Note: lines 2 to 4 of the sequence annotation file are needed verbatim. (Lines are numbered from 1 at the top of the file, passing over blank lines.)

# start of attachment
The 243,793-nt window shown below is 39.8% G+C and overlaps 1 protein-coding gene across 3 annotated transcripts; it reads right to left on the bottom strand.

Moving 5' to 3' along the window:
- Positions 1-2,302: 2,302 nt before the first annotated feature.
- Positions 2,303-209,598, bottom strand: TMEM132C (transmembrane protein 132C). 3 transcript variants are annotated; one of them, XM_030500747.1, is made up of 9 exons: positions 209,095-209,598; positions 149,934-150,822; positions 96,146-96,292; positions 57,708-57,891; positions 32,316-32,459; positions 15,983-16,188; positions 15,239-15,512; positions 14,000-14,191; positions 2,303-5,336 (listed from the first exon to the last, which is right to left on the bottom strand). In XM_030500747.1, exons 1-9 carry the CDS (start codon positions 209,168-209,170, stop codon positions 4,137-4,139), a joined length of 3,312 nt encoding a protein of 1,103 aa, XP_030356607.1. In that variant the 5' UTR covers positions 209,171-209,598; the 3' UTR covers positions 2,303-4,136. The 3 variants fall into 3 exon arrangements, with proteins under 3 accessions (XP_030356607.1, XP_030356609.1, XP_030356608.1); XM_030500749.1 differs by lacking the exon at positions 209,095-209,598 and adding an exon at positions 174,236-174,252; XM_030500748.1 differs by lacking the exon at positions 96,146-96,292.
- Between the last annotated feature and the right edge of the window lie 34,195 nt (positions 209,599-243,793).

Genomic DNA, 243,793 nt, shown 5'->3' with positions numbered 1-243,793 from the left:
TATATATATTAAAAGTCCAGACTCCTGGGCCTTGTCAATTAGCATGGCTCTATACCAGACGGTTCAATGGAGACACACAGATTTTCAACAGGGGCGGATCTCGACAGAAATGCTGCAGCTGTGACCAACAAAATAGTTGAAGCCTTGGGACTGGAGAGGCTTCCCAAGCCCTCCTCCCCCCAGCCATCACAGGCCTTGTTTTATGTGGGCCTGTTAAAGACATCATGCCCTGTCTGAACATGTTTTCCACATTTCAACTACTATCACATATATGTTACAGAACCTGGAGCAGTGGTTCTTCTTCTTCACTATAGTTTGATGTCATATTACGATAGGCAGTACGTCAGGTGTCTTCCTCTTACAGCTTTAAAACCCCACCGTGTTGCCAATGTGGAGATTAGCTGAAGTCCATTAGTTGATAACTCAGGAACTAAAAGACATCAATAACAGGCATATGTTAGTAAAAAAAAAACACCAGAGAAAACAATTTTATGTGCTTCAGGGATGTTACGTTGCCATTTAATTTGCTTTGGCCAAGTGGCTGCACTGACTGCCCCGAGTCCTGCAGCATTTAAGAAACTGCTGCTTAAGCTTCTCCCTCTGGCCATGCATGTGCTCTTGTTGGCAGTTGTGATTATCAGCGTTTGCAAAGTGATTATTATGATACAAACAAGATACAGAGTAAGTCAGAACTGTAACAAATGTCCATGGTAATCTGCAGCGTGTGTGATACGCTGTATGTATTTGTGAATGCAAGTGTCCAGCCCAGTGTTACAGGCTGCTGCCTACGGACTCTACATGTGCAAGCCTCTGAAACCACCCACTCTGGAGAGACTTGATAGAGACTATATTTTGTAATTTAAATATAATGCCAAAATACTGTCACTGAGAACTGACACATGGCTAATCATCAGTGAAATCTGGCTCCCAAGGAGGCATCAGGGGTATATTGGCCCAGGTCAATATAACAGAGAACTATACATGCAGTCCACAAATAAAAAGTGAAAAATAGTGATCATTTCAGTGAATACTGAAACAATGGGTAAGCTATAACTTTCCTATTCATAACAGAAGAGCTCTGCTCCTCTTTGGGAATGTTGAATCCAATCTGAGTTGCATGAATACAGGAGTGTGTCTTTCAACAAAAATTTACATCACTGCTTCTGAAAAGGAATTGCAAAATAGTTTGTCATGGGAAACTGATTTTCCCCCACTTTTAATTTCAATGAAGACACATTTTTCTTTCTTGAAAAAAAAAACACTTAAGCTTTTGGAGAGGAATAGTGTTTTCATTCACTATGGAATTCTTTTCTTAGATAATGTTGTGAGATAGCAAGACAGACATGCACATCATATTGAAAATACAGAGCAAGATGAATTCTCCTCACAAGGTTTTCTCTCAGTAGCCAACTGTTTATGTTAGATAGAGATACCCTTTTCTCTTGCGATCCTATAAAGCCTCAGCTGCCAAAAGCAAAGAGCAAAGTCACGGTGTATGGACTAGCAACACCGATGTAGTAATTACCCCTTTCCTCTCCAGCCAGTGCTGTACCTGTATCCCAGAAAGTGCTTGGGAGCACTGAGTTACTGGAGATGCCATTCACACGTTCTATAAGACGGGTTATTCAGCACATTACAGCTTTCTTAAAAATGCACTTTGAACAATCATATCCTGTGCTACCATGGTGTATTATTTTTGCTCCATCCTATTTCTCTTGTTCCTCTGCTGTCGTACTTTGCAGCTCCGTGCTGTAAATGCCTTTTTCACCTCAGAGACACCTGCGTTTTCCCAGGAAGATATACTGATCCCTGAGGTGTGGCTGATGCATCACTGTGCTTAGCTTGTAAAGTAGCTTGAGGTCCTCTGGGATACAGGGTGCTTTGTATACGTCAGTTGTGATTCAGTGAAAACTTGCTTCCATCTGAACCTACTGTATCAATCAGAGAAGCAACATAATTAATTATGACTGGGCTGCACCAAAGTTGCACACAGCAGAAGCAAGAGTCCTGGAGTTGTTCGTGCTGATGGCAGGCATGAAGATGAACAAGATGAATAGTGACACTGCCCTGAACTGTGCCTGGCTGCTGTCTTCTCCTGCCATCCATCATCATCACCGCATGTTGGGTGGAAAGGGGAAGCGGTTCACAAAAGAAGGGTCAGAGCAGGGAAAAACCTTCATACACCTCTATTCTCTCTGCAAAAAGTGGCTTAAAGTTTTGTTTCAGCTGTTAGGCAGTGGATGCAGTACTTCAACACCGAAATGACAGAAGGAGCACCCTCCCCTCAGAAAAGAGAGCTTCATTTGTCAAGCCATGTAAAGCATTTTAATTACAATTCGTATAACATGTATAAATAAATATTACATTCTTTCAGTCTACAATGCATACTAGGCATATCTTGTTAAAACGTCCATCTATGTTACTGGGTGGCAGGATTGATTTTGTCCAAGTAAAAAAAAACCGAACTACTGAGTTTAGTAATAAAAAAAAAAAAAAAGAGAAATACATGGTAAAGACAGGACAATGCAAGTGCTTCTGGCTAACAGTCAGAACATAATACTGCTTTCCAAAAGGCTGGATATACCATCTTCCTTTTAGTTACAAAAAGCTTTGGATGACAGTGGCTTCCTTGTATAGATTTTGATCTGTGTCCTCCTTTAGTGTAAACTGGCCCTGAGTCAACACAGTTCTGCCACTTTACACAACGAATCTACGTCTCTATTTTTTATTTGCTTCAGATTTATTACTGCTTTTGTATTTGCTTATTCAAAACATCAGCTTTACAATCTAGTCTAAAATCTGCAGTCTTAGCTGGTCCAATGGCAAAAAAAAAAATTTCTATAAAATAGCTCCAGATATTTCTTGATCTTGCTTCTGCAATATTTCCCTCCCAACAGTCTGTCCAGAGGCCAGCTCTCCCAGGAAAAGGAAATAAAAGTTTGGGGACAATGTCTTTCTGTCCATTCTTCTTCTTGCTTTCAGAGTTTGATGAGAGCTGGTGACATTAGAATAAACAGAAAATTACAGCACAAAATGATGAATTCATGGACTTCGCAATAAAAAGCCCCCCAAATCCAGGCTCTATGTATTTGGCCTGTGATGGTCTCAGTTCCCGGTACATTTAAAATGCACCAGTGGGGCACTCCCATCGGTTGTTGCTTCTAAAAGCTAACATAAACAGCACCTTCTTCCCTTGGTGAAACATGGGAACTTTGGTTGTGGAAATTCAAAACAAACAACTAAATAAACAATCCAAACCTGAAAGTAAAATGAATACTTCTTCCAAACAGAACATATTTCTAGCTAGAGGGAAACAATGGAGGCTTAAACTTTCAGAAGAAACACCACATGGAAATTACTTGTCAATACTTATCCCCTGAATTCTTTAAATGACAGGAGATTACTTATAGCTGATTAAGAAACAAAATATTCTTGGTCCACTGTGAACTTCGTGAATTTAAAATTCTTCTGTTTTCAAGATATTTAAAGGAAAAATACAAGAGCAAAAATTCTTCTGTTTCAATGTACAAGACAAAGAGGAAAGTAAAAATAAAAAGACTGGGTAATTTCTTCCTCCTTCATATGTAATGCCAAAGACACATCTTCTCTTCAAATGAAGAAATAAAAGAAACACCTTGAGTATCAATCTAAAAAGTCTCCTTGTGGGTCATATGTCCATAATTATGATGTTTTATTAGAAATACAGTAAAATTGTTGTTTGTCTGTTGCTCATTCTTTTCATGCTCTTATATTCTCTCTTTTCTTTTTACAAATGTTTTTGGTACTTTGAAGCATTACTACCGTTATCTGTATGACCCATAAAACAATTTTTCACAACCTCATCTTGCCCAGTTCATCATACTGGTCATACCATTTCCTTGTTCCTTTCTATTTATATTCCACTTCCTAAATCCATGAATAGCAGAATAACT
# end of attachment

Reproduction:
Moving 5' to 3' along the window:
- Positions 1-2,302: 2,302 nt before the first annotated feature.
- Positions 2,303-209,598, bottom strand: TMEM132C (transmembrane protein 132C). 3 transcript variants are annotated; one of them, XM_030500747.1, is made up of 9 exons: positions 209,095-209,598; positions 149,934-150,822; positions 96,146-96,292; positions 57,708-57,891; positions 32,316-32,459; positions 15,983-16,188; positions 15,239-15,512; positions 14,000-14,191; positions 2,303-5,336 (listed from the first exon to the last, which is right to left on the bottom strand). In XM_030500747.1, exons 1-9 carry the CDS (start codon positions 209,168-209,170, stop codon positions 4,137-4,139), a joined length of 3,312 nt encoding a protein of 1,103 aa, XP_030356607.1. In that variant the 5' UTR covers positions 209,171-209,598; the 3' UTR covers positions 2,303-4,136. The 3 variants fall into 3 exon arrangements, with proteins under 3 accessions (XP_030356607.1, XP_030356609.1, XP_030356608.1); XM_030500749.1 differs by lacking the exon at positions 209,095-209,598 and adding an exon at positions 174,236-174,252; XM_030500748.1 differs by lacking the exon at positions 96,146-96,292.